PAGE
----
Mortgage rates have reached their highest level in over two decades, with the 30-year fixed-rate mortgage (FRM) rising to 7.09%, according to the latest data from Freddie Mac. This marks a significant increase from last year when rates averaged 5.13%. The surge in mortgage rates is being driven by higher treasury yields and a shortage of available homes for sale, creating a double-whammy for housing affordability. Experts predict that while rates may not return to the record lows seen in 2020, a higher rate normal is expected to become the new reality in the housing market.
In the past 21 years, the 30-year fixed mortgage rate has peaked at 7.18% in March 2002. The current rate of 7.09% slightly surpasses the 7.08% level observed in late 2020. The improving economy and rising 10-year Treasury yields are the main factors behind the increase in mortgage rates, according to Sam Khater, Freddie Mac’s Chief Economist. While demand for homes has been impacted by affordability challenges, the root cause of stalling home sales remains the low inventory of available properties. Lawrence Yun, chief economist at the National Association of Realtors, believes that the era of ultra-low interest rates is over, stating that rates below 3% were an exceptional measure during uncertain times. Although some relief may be on the horizon, experts do not anticipate a significant decline in rates until at least 2024, and even then, a return to the rates of the past is unlikely.
Mortgages Hit Record Rates: 30-Year Fixed-Rate Mortgage at Highest Level in 21 Years
The cost of a 30-year fixed-rate mortgage (FRM) has soared to its highest level in 21 years, reaching 7.09%. This surge in mortgage rates is according to the Primary Mortgage Market Survey (PMMS) results released by Freddie Mac. In the past 21 years, the weekly average of the U.S. 30-year fixed mortgage peaked at 7.18% in March 2002. This week’s rate of 7.09% slightly surpasses the 7.08% level seen in October and November last year.
Affordability Challenges: High Mortgage Rates and Low Inventory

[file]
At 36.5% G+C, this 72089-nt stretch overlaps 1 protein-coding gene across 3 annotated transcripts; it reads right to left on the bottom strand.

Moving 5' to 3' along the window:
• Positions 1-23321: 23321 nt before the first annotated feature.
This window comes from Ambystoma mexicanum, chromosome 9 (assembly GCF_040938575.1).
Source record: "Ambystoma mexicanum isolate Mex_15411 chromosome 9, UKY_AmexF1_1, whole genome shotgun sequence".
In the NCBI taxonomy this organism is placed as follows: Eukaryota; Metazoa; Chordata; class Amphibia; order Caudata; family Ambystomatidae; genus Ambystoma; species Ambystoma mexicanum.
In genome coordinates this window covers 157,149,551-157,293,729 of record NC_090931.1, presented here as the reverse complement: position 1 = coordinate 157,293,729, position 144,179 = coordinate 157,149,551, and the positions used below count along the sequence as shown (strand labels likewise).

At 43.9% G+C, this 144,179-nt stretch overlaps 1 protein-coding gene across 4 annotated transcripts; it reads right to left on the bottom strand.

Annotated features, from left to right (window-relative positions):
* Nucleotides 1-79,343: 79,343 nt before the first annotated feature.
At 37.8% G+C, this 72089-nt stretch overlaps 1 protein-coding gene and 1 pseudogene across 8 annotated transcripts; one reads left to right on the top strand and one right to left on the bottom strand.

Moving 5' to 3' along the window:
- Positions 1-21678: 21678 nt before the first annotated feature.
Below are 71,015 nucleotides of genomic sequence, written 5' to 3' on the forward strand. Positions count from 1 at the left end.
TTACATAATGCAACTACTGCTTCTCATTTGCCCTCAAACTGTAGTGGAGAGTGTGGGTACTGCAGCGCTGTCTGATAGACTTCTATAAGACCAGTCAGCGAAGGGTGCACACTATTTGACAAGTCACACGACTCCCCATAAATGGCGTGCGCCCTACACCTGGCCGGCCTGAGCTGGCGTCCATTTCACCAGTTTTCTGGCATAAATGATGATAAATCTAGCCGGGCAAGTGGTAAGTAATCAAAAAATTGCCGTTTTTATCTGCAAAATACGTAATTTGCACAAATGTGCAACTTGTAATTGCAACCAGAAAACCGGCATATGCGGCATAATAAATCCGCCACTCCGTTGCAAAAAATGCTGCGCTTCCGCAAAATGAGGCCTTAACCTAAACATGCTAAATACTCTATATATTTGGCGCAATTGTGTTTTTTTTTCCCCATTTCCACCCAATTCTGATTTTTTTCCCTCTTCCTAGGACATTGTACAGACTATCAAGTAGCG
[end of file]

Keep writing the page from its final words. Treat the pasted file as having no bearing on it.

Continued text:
Higher treasury yields are the driving force behind the increase in mortgage rates. As the 10-year Treasury yield rises, mortgage rates follow suit. Simultaneously, the housing market is grappling with a low inventory of homes for sale, leading to high home prices. This combination of rising mortgage rates and high home prices poses a significant challenge to housing affordability.
Experts Forecast Higher Rate Norms
Experts in the industry do not anticipate mortgage rates to return to the levels seen in 2020. Instead, they expect a "higher rate normal." Sam Khater, Freddie Mac’s Chief Economist, attributes the rise in mortgage rates to the improving economy and the increase in the 10-year Treasury yield. He notes that demand for homes has been affected by affordability issues, but the main factor hindering home sales is the limited supply of available homes.
Pandemic Rates Were an Exceptional Measure
Lawrence Yun, chief economist at the National Association of Realtors, believes that the era of 3% interest rates for 30-year fixed mortgages is over. He states that the historically low rates were an exceptional measure taken during uncertain times. While there may be some relief ahead, it is unlikely that rates will return to those levels anytime soon.
Mark Fleming, chief economist at First American Financial Corp, echoes this sentiment. He does not anticipate rate declines in the near future, suggesting that it may not happen until 2024 or later. Even if rates do decrease, they are not expected to return to the rates of previous years, such as the 6% mortgage rates that were once considered normal.
In conclusion, the cost of a 30-year fixed-rate mortgage has reached its highest level in 21 years, at 7.09%. This increase can be attributed to higher treasury yields and a low inventory of homes for sale. Experts predict that mortgage rates will not return to the historically low levels seen in 2020, but instead, a higher rate normal is expected. While some relief may be on the horizon in the future, it is unlikely that rates will drop significantly in the near term.